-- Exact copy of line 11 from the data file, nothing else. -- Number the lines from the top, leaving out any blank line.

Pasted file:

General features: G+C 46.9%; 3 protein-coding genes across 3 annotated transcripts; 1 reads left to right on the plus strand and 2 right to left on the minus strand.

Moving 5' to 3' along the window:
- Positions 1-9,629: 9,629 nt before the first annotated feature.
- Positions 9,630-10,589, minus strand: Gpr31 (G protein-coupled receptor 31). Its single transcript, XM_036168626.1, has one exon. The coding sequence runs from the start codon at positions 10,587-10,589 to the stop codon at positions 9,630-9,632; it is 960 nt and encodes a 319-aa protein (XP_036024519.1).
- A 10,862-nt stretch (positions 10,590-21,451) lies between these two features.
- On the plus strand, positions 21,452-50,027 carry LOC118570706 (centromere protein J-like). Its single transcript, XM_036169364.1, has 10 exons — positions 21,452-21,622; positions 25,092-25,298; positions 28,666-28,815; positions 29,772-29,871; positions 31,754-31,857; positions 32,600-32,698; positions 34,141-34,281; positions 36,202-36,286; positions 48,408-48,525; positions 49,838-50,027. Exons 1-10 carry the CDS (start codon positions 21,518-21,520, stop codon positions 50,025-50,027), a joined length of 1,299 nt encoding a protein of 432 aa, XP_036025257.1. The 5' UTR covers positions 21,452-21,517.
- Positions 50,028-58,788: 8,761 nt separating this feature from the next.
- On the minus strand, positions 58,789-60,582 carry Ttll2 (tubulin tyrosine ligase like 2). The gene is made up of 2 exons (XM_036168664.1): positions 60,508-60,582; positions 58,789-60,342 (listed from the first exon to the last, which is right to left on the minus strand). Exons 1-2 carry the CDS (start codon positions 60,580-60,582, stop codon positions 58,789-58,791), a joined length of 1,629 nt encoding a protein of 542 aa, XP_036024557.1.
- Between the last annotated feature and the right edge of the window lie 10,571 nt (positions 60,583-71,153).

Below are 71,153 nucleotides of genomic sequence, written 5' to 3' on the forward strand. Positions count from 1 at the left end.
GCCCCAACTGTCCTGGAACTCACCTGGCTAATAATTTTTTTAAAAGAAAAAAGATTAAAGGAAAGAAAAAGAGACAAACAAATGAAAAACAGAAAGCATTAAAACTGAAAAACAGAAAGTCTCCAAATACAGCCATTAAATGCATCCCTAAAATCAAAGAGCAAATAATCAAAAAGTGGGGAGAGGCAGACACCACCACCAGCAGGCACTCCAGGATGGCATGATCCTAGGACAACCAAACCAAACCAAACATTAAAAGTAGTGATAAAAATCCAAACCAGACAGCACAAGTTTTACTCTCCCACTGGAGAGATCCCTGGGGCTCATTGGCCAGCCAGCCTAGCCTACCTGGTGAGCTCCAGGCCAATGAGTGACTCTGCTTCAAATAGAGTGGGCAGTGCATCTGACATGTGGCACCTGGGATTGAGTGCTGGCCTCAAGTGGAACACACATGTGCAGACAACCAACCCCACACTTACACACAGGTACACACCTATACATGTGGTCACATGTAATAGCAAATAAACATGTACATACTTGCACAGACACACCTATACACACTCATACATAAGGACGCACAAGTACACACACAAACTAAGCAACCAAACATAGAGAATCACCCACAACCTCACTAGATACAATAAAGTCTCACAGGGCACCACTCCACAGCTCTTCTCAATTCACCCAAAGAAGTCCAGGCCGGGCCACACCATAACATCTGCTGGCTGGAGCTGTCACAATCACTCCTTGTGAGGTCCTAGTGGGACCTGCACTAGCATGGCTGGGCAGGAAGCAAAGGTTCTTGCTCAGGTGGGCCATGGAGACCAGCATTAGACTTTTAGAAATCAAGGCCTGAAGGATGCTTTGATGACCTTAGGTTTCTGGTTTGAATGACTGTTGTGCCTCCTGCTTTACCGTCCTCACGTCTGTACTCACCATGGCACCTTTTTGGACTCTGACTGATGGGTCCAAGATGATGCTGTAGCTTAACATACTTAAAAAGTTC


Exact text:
GCCCCAACTGTCCTGGAACTCACCTGGCTAATAATTTTTTTAAAAGAAAAAAGATTAAAGGAAAGAAAAAGAGACAAACAAATGAAAAACAGAAAGCATTAAAACTGAAAAACAGAAAGTCTCCAAATACAGCCATTAAATGCATCCCTAAAATCAAAGAGCAAATAATCAAAAAGTGGGGAGAGGCAGACACCACCACCAGCAGGCACTCCAGGATGGCATGATCCTAGGACAACCAAACCAAACCAAACATTAAAAGTAGTGATAAAAATCCAAACCAGACAGCACAAGTTTTACTCTCCCACTGGAGAGATCCCTGGGGCTCATTGGCCAGCCAGCCTAGCCTACCTGGTGAGCTCCAGGCCAATGAGTGACTCTGCTTCAAATAGAGTGGGCAGTGCATCTGACATGTGGCACCTGGGATTGAGTGCTGGCCTCAAGTGGAACACACATGTGCAGACAACCAACCCCACACTTACACACAGGTACACACCTATACATGTGGTCACATGTAATAGCAAATAAACATGTACATACTTGCACAGACACACCTATACACACTCATACATAAGGACGCACAAGTACACACACAAACTAAGCAACCAAACATAGAGAATCACCCACAACCTCACTAGATACAATAAAGTCTCACAGGGCACCACTCCACAGCTCTTCTCAATTCACCCAAAGAAGTCCAGGCCGGGCCACACCATAACATCTGCTGGCTGGAGCTGTCACAATCACTCCTTGTGAGGTCCTAGTGGGACCTGCACTAGCATGGCTGGGCAGGAAGCAAAGGTTCTTGCTCAGGTGGGCCATGGAGACCAGCATTAGACTTTTAGAAATCAAGGCCTGAAGGATGCTTTGATGACCTTAGGTTTCTGGTTTGAATGACTGTTGTGCCTCCTGCTTTACCGTCCTCACGTCTGTACTCACCATGGCACCTTTTTGGACTCTGACTGATGGGTCCAAGATGATGCTGTAGCTTAACATACTTAAAAAGTTC